Upping Performance Pay For Top Teachers

In his recent State of the Schools address, Superintendent Jim McIntyre pointed to significant student achievement gains in Knox County schools. But he was quick to add that, “our data also point to some considerable challenges that indicate we are not nearly where we need to be for our students to be competitive in today’s complex and increasingly global economic environment. There is still much more work to do, and our progress needs to be greatly accelerated.”

After heralding his strategic plan for doing so, McIntyre went on to say that, “Unfortunately, many of the most critical initiatives outlined in our plan—the very strategies that will help accelerate our effectiveness and therefore improve our students’ academic results—have significant resource implications that our current revenue structure does not support.”

More performance-based pay for top teachers and for instructional coaches ranks high on McIntyre’s list of needed initiatives. But as matters stand, it’s not even clear where the money will come from to sustain the strategic compensation program known as APEX that McIntyre put in place this year with federal grant funding that only lasts for another year or two.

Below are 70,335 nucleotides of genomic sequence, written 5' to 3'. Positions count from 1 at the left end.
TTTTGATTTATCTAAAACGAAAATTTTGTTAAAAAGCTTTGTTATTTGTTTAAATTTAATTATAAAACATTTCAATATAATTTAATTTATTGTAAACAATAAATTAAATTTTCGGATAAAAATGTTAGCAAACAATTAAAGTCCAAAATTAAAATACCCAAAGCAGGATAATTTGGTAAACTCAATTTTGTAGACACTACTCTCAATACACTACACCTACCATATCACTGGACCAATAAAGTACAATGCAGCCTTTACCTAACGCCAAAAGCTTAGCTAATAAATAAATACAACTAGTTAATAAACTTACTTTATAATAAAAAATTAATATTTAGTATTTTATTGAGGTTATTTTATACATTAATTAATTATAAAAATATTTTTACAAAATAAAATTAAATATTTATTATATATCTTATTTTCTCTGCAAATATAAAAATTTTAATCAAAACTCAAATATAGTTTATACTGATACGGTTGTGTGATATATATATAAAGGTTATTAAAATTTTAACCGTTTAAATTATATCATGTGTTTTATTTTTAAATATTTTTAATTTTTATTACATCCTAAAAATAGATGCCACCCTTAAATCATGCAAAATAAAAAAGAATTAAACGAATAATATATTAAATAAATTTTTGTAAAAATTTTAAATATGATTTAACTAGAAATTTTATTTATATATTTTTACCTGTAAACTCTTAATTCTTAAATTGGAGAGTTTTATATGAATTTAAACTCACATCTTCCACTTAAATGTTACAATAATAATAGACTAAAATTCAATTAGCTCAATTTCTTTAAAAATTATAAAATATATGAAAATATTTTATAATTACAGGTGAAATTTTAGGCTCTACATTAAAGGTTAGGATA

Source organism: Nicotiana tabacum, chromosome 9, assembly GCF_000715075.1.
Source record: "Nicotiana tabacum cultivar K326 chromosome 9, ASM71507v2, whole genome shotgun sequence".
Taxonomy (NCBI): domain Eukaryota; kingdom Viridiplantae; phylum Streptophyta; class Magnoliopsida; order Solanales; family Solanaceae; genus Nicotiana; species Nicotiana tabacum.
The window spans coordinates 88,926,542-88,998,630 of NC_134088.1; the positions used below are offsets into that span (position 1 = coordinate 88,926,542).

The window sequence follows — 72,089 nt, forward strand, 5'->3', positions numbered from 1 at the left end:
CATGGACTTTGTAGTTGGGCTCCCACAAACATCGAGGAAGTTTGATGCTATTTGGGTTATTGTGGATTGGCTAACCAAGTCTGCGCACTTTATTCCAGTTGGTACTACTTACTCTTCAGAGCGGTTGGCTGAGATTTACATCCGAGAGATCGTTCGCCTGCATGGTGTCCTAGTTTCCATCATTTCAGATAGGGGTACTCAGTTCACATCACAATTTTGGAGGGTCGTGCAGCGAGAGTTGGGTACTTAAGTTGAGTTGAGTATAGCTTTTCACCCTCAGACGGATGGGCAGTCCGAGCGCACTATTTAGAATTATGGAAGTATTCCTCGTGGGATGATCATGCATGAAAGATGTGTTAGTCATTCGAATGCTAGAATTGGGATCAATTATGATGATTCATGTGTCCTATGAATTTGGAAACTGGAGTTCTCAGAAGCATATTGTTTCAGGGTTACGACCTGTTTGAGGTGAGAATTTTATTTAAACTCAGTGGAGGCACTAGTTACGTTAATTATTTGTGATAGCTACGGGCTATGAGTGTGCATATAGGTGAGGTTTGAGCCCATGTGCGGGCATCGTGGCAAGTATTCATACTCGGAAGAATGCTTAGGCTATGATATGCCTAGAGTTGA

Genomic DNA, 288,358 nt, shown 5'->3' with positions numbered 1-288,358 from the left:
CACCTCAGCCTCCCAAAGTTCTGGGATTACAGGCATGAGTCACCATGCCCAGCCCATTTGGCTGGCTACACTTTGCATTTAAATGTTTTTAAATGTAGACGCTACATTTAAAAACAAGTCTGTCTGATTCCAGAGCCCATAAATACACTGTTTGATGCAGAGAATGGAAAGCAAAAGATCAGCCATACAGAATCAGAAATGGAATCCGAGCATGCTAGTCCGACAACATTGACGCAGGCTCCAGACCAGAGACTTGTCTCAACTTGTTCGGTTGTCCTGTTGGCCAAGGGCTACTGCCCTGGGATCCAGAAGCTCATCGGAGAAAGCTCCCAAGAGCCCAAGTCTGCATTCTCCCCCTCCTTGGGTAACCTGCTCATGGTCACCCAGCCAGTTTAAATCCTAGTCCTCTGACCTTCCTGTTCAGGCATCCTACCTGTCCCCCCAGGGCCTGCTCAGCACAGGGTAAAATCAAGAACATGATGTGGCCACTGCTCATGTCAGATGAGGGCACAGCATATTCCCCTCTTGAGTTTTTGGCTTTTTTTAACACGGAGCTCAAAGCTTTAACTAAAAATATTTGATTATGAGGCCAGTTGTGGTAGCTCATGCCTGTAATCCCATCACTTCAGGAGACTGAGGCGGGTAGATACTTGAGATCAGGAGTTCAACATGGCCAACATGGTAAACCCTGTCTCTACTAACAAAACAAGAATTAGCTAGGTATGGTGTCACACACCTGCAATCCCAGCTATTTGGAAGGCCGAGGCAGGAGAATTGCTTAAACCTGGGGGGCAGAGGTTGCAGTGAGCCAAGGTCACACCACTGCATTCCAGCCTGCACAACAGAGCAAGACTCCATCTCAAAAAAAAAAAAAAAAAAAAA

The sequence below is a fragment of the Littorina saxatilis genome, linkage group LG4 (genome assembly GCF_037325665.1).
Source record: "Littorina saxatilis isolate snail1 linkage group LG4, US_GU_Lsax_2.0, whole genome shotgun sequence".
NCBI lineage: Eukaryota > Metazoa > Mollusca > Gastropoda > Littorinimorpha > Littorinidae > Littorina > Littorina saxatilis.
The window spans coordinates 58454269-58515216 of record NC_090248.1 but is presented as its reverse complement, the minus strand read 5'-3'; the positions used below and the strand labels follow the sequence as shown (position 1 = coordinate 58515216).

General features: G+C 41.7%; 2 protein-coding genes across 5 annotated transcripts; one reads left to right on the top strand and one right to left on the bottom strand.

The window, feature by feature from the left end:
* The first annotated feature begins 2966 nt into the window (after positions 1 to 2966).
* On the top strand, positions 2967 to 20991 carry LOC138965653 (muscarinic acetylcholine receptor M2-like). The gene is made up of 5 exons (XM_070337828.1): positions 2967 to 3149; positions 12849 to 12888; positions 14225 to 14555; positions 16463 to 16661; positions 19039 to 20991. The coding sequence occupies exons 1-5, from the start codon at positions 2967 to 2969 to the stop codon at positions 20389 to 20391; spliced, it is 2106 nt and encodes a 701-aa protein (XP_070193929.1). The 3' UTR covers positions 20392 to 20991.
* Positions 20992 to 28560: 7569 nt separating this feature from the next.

Under APEX, teachers who score in the top two of five tiers on the still controversial teacher evaluation system that also went into place this year get bonuses of $1,500 to $2,000. McIntyre foresees that about 40 percent of Knox County’s 4,000 teachers will receive them this year at a cost of about $3 million. But these bonuses only amount to less than 5 percent of the county’s $45,000 average teacher pay and still leave recipients more than 20 percent below average teacher pay in Maryville and Oak Ridge.

Forestalling their ability to cherry pick top Knox teachers is part of McIntyre’s thinking. “While we need to become more competitive overall, our highest priority is to be competitive among our most effective teachers as demonstrated through their evaluation,” he says. “At a minimum, we want to make sure we’re being competitive with that group of teachers vis-à-vis Oak Ridge and Maryville.”

Gov. Bill Haslam has proposed legislation that could foster this by giving local school districts a lot more leeway in setting teacher pay. This proposal, which is now on hold, would do away with a state salary schedule and let each district construct its own, subject to state approval and a stipulation that no teacher’s pay could be reduced. (Localities can presently supplement the state schedule but are bound by its provisions for basing raises on longevity in 20 annual steps.)

McIntyre says, “There’s not a lot of research that says these step raises make a lot of difference in terms of student instruction and outcome. So you want to find a compensation structure that will incent and support great instruction.” Which is to say that step raises could become a thing of the past.